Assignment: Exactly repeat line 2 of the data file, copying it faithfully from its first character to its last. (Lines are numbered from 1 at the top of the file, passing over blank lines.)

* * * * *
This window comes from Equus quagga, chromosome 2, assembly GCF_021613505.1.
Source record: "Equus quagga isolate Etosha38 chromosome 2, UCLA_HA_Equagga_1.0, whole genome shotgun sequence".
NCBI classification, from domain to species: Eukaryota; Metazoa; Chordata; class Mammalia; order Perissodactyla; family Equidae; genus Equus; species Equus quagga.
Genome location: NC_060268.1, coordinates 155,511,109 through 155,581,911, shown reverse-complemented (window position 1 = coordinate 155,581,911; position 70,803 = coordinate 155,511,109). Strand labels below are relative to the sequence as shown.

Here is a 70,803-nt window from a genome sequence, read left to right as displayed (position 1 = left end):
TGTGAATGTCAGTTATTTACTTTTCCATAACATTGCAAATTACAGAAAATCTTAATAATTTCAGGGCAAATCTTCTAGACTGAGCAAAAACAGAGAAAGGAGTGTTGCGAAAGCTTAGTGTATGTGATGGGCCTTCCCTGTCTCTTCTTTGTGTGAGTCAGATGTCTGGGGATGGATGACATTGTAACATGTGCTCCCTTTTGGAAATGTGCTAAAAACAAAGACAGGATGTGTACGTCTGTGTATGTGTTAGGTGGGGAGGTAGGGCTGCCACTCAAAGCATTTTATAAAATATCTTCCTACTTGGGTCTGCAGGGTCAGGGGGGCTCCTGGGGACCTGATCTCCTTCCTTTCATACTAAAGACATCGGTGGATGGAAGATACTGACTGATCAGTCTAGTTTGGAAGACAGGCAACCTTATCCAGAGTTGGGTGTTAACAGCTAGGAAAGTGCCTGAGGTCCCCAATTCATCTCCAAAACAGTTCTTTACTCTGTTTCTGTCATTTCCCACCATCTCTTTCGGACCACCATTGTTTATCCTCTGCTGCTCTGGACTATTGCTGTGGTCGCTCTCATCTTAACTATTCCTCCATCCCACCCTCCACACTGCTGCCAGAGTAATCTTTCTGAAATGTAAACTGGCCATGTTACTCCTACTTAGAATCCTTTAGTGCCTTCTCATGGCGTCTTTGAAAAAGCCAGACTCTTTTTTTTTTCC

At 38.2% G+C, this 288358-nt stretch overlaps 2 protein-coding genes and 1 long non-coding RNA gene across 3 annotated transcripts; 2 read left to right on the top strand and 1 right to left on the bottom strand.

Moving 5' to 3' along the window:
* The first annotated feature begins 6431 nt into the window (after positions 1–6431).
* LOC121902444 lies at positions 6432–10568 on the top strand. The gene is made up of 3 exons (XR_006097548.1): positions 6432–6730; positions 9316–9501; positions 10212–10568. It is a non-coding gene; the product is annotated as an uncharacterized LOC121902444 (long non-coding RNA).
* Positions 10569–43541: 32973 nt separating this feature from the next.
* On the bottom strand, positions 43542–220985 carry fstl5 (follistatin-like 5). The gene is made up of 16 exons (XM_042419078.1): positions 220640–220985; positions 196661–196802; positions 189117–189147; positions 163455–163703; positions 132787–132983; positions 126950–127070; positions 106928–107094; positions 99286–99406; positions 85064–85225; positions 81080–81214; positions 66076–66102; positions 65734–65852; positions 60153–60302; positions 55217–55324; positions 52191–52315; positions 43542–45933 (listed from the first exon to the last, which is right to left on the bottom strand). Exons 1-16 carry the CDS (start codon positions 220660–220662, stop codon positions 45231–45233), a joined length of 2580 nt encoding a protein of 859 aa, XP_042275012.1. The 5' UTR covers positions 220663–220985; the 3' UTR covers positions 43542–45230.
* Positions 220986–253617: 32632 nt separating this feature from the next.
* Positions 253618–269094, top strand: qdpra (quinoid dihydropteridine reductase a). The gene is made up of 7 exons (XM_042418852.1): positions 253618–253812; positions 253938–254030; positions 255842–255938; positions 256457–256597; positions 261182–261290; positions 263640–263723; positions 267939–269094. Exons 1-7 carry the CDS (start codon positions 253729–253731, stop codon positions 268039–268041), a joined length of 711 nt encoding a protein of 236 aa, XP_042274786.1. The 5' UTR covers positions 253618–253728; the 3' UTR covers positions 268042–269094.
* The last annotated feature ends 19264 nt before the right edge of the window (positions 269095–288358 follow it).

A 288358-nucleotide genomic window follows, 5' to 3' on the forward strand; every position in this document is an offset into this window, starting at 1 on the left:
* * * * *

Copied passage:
Source record: "Equus quagga isolate Etosha38 chromosome 2, UCLA_HA_Equagga_1.0, whole genome shotgun sequence".